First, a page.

[sudo-users] sudo -l semantics

Alec Leamas leamas.alec at gmail.com
Sat Jan 4 14:21:47 MST 2014

On 2014-01-02 23:05, Alec Leamas wrote:
> On 2014-01-02 19:57, Alec Leamas wrote:
>> On 2014-01-02 19:37, Shawn McMahon wrote: However, if you're bound 
>> and determined to do this, you could give that
>>> user a passwordless sudo rule allowing them to run "sudo -U 
>>> <username> -l"
>>> as root, and parse that output for what you're searching for.
>> Not really. This is a chicken and egg problem, to handle what happens 
>> when my app is started  after a clean install.  Of course, opening up 
>> for all users as part of installation is an option, but that would be 
>> system-wide and not really the way to go IMHO. The username is 
>> basically unknown at installation time.
>> Perhaps if I installed a rule allowing all users to run exactly "sudo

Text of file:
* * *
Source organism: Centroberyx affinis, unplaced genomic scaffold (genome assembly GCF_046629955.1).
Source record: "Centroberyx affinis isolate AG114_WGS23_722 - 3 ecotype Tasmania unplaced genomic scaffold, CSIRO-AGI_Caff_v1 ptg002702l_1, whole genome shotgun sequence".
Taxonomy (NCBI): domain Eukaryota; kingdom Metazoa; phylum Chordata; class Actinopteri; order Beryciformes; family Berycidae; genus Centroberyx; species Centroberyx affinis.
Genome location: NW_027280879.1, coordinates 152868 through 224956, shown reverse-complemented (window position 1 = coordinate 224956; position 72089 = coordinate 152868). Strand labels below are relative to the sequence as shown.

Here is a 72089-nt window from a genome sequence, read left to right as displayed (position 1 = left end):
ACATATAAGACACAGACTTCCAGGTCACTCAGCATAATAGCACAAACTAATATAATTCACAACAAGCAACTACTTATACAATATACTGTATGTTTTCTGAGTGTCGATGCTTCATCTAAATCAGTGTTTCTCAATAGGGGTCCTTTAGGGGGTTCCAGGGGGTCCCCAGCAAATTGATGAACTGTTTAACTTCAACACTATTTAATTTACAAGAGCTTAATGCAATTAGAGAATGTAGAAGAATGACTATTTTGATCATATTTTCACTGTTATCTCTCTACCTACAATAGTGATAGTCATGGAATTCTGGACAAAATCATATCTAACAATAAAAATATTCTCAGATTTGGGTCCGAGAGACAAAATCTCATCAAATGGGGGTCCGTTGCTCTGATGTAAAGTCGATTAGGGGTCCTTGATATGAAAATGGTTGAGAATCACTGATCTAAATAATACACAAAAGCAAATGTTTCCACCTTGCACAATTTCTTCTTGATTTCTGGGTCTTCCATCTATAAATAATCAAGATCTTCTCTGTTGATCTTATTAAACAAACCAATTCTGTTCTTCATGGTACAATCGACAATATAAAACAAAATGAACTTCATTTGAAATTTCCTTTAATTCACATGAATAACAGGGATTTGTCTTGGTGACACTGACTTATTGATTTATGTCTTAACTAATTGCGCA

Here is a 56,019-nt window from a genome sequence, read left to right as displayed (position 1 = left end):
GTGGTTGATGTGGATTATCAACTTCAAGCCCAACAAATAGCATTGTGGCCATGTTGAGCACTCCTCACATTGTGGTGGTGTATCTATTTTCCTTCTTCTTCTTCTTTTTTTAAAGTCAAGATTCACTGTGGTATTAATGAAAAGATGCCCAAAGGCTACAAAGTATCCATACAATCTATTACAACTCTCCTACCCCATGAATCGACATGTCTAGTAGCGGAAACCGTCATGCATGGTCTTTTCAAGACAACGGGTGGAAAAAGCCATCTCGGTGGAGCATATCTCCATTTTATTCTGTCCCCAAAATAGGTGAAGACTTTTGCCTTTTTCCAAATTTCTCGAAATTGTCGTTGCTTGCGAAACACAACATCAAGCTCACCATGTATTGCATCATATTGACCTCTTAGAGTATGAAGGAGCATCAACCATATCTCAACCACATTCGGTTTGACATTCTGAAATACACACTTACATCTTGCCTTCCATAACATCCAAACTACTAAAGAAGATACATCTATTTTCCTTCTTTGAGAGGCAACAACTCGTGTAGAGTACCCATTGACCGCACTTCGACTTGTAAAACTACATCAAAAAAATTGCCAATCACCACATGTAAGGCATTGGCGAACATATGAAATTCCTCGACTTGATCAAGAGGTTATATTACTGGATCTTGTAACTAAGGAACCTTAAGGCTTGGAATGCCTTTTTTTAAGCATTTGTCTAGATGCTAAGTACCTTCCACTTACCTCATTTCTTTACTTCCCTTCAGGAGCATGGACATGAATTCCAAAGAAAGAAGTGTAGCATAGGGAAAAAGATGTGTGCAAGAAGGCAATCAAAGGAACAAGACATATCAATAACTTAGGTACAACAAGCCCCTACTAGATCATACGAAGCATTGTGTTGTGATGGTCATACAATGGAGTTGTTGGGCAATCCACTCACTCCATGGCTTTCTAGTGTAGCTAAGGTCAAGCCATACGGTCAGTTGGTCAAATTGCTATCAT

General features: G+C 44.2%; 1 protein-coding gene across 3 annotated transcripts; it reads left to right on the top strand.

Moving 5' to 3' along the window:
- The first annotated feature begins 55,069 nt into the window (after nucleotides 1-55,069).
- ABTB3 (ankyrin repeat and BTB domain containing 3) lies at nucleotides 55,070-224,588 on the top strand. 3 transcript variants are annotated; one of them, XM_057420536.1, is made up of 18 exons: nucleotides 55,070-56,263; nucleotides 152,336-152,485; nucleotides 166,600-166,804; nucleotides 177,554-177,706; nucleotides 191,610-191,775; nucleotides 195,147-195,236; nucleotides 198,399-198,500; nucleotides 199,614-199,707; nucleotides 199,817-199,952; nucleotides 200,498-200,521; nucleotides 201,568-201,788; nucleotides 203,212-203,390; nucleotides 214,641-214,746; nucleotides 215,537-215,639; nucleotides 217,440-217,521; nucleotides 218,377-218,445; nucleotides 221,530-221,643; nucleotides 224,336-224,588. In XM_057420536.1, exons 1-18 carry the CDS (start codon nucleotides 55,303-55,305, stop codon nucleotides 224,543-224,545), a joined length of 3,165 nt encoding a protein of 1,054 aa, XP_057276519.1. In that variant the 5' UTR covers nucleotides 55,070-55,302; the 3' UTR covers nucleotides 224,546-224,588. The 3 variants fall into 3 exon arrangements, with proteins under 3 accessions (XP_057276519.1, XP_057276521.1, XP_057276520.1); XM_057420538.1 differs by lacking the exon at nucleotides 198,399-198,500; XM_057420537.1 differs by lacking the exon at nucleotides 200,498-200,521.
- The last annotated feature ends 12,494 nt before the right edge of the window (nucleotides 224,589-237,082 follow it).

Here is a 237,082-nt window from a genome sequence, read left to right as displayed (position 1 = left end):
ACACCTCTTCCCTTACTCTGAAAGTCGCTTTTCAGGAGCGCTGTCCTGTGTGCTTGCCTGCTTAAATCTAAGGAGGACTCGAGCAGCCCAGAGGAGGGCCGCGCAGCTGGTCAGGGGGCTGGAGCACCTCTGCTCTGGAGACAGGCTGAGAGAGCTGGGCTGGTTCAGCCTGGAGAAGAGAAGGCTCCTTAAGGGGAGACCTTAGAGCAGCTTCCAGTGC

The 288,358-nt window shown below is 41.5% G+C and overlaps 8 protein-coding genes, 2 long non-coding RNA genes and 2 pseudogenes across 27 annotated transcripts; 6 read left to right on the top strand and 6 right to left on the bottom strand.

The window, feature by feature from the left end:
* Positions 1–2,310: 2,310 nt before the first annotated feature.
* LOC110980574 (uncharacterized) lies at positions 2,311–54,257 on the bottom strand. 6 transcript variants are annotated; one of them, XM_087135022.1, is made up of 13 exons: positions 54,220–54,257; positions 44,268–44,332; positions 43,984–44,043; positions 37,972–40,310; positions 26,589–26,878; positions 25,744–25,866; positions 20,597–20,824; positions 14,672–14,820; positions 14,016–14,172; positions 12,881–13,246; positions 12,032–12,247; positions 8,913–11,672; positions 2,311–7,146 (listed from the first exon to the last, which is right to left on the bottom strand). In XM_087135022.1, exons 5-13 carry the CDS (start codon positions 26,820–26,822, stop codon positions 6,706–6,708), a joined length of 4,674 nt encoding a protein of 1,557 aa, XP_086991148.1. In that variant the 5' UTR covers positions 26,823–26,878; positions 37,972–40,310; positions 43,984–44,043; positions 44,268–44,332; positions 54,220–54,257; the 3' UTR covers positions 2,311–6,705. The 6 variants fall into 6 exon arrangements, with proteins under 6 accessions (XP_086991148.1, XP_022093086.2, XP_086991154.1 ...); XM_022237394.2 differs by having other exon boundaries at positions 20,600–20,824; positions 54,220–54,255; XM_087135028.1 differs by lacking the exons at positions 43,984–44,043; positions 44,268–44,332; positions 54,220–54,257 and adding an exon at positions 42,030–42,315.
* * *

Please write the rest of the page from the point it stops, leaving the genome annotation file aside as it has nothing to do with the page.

>> -l my-cmd" or so.... Dunno, that is perhaps not to bad?!
>> --alec
> Which doesn't seem to work :(.   I cannot specify a sane rule that 
> allows running sudo with a particular set of options, it basically 
> becomes something like "sudo sudo ..." which doesn't work (and 
> shouldn't).
> Seems that my usecase cannot work unless there is a simple way 
> (option) to ask if I can issue 'sudo -l' questions without running 
> into a prompt. Need to find other ways around this (polkit?).
> --alec

At last I have been able to use pkexec instead of sudo for the initial 
bootstrapping - basically adding a group to the running user.  Although 
pkexec works better for this purpose, IMHO sudo is still superior when 
it comes to assigning permissions to users in that group.  And the two 
dependencies sudo and polkit doesn't really matter, most  users have 
them in place anyway.

That said, it would have been great if I had been able to use sudo for 
everything. Using two different tools adds some complexity.


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